Only a calling informed from the insights of covenant theology can deliver us from this. Covenant theologians draw insight for the life of the believer from the creation/fall/redemption/consummation timeline of scripture. Covenant theology affirms the dignity of work and rest as it was wrapped up in the covenant of creation (Genesis 2). Adam was given a covenant of works (Genesis 2:15-17) within his original creation mandates, yet he broke this covenant of works. Because of Adam’s breaking the covenant, the creation, which was created good (Genesis 1), was cast into a cursed existence (Genesis 3). God, however, was not abandoning it as we see in the Noahic covenant (Genesis 9:8-17), as He had promised to send help: the offspring of the woman, Eve, to destroy the works of the devil (Genesis 3:15; 1 John 3:8). This was the first promise of the second covenant, known as the covenant of grace! All of history and all of mankind live in this bi-covenantal structure…God relates to each of us according to either our status under the covenant of works in Adam or according to our status under the covenant of grace in Jesus Christ.

In the fullness of time (Galatians 4:4), God acted by sending his Son, Jesus Christ, to be the new Adam and to consecrate all of creation (Romans 5:12-21). He came in His first coming to bear the sins of his people, but He would return once again to bring a new creation (Romans 8:23), and his resurrection was the first fruits of God’s plan of salvation (1 Corinthians 15) to bring a holy people into a holy land into His holy presence. The reformed Christian under the influence of covenant theology viewed Jesus as King, and his or her calling to be “kings” in Christ and exercise dominion over whatever piece of creation which he or she was gifted and made stewards of whether in a vocation, raising family, or solving problems arising in the disorientation and chaos in a fallen world longing for redemption. Fundamentalism could not find meaning in good work or making good art, but instead sought to make everything “Christian” as an instrument of evangelism in order to rescue as many as possible from this evil world. Covenant theology, on the other hand, views work as meaningful, important worship and service to the Lord of the Covenant.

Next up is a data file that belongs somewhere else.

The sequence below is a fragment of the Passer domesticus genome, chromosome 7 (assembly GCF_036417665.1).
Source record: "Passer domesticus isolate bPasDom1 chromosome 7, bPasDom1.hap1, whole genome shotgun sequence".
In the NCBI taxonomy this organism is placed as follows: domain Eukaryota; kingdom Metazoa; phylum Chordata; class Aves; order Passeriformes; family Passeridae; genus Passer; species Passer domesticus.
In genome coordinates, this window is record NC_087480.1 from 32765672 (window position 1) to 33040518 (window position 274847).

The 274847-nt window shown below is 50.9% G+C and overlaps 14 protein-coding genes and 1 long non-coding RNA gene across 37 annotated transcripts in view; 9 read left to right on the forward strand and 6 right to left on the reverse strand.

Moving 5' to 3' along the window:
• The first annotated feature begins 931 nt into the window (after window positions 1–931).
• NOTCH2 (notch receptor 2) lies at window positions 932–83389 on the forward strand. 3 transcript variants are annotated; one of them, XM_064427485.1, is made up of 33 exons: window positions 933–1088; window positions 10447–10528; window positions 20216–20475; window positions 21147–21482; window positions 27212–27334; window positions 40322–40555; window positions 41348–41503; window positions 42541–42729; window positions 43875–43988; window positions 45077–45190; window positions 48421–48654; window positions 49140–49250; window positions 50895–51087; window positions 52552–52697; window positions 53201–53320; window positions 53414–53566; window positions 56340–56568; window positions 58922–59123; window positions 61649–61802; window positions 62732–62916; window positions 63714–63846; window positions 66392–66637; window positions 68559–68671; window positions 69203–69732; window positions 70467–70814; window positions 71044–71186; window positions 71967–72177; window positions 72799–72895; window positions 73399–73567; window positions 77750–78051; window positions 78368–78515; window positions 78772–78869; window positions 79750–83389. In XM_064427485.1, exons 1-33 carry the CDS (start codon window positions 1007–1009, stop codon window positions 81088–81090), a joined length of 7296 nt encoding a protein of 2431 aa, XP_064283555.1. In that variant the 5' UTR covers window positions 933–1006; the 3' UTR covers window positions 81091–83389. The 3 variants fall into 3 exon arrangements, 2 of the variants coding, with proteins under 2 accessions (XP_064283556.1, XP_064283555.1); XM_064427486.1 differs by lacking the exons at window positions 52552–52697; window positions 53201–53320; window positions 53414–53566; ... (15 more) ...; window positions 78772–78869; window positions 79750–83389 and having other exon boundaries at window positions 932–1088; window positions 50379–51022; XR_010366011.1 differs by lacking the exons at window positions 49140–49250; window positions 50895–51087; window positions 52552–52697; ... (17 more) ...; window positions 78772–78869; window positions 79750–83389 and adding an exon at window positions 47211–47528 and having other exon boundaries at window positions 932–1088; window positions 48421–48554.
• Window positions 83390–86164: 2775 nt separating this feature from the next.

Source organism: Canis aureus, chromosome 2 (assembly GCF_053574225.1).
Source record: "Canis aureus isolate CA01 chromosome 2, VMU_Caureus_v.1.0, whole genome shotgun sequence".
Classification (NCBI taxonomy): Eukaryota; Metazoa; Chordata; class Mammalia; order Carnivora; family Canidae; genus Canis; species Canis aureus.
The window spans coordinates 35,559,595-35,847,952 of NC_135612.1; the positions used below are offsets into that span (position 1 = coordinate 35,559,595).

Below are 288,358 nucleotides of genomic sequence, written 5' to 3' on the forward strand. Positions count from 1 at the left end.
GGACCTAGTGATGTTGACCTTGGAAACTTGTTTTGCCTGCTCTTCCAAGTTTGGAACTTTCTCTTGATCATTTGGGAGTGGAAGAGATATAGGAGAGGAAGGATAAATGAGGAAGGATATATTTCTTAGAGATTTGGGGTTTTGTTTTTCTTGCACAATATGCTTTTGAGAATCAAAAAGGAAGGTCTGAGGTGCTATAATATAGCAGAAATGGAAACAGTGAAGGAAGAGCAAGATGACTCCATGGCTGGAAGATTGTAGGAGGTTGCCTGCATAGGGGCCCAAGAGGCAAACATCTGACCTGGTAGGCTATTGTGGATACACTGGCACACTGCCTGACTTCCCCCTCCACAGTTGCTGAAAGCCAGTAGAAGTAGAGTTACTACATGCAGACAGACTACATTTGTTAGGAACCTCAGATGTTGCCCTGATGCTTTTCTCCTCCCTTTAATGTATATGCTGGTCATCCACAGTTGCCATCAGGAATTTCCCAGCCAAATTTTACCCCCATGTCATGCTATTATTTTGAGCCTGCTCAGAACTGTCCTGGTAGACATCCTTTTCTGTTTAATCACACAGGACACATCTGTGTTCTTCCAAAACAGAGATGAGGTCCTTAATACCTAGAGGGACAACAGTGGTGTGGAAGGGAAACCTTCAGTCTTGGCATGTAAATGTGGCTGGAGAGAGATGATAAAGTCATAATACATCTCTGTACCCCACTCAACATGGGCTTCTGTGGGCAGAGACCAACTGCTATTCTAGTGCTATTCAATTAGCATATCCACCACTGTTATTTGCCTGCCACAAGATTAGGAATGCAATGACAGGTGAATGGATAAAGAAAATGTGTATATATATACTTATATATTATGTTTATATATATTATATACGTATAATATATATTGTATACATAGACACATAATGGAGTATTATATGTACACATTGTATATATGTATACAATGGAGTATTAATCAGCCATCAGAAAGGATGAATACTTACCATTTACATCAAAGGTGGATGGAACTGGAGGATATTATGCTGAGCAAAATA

Covenant theologians affirm the spirituality of the church. The church is to be a corporate body of Christ holy/distinct from the world, yet the believers are also distinctly individuals with unique callings to engage the world/creation in all manner of lawful callings because all things were created good, and God is redeeming and preparing them to be the new creation.

Covenant life is organized according to the creation week and the resurrection of the Lord. Churches gather for covenant renewal each Lord’s Day, the first day of the week, where we meet corporately with our risen Lord. This day is to be wholly devoted to worship. Girded by the promises of covenant membership secured fully through the plan of salvation executed by the Triune God and received by faith, the covenant people partake in the blessings of the covenant of grace.